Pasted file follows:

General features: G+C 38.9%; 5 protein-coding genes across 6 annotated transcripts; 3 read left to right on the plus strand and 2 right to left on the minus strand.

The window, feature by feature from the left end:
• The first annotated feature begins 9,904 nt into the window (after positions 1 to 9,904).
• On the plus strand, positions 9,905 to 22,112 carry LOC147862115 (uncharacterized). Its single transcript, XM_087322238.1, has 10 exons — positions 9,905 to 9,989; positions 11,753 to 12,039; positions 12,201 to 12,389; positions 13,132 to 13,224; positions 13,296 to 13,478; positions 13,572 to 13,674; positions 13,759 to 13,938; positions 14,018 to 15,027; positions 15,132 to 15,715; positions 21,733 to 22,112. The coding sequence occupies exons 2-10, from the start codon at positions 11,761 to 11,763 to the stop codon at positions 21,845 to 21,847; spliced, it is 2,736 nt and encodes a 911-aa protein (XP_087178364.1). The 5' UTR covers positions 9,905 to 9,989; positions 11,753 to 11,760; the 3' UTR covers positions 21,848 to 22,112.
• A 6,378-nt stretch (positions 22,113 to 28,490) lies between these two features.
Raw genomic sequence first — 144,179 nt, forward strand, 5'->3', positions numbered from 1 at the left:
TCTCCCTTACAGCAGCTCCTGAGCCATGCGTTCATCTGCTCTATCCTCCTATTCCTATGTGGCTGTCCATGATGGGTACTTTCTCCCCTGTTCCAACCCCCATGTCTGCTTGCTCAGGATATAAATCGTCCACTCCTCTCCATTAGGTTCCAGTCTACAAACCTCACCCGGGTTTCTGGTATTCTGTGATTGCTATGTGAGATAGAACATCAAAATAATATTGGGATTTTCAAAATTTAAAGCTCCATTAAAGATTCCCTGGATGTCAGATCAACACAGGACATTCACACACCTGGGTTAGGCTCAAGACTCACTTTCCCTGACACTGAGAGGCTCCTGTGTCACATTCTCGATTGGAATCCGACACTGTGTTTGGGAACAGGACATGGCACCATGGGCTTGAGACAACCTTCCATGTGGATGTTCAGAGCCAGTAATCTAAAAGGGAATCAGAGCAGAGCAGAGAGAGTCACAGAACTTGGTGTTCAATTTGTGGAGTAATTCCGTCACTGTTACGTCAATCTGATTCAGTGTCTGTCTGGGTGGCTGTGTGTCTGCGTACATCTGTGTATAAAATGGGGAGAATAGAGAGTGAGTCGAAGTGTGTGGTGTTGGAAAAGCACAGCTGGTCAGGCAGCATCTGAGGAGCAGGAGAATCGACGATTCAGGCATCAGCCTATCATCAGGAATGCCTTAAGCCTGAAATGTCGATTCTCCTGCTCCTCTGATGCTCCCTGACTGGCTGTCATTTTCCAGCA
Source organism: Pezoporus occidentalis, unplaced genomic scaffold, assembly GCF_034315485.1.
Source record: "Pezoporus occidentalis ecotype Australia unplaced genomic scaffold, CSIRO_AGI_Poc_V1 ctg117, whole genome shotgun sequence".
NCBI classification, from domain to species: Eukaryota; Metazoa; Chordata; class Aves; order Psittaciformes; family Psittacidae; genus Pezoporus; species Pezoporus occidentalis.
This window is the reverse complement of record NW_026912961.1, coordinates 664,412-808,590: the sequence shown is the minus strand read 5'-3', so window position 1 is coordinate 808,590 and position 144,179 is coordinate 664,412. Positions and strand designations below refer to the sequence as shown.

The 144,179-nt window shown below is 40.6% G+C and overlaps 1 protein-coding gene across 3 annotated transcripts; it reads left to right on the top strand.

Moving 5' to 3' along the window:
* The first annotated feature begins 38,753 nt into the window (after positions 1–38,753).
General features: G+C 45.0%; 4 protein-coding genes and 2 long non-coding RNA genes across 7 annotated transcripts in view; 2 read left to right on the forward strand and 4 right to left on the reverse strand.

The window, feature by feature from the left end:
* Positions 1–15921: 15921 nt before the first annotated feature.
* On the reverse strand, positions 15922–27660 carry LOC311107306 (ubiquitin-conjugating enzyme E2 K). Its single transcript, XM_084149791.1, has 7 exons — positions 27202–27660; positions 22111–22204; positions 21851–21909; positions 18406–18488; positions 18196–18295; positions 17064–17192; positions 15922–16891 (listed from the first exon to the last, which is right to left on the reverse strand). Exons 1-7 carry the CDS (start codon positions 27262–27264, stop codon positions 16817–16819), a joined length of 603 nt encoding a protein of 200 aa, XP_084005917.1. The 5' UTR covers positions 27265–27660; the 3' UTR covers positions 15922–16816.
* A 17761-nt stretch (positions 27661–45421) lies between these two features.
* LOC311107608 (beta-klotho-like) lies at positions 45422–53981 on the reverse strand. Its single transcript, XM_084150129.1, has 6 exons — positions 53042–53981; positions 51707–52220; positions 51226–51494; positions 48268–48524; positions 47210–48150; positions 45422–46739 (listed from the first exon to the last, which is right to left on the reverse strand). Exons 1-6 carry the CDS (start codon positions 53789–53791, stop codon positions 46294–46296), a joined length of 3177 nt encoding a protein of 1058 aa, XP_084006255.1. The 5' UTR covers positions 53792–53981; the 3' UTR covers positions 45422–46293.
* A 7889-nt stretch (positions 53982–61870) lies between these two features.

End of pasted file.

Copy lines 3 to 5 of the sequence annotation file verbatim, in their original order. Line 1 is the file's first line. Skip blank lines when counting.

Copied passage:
• The first annotated feature begins 9,904 nt into the window (after positions 1 to 9,904).
• On the plus strand, positions 9,905 to 22,112 carry LOC147862115 (uncharacterized). Its single transcript, XM_087322238.1, has 10 exons — positions 9,905 to 9,989; positions 11,753 to 12,039; positions 12,201 to 12,389; positions 13,132 to 13,224; positions 13,296 to 13,478; positions 13,572 to 13,674; positions 13,759 to 13,938; positions 14,018 to 15,027; positions 15,132 to 15,715; positions 21,733 to 22,112. The coding sequence occupies exons 2-10, from the start codon at positions 11,761 to 11,763 to the stop codon at positions 21,845 to 21,847; spliced, it is 2,736 nt and encodes a 911-aa protein (XP_087178364.1). The 5' UTR covers positions 9,905 to 9,989; positions 11,753 to 11,760; the 3' UTR covers positions 21,848 to 22,112.
• A 6,378-nt stretch (positions 22,113 to 28,490) lies between these two features.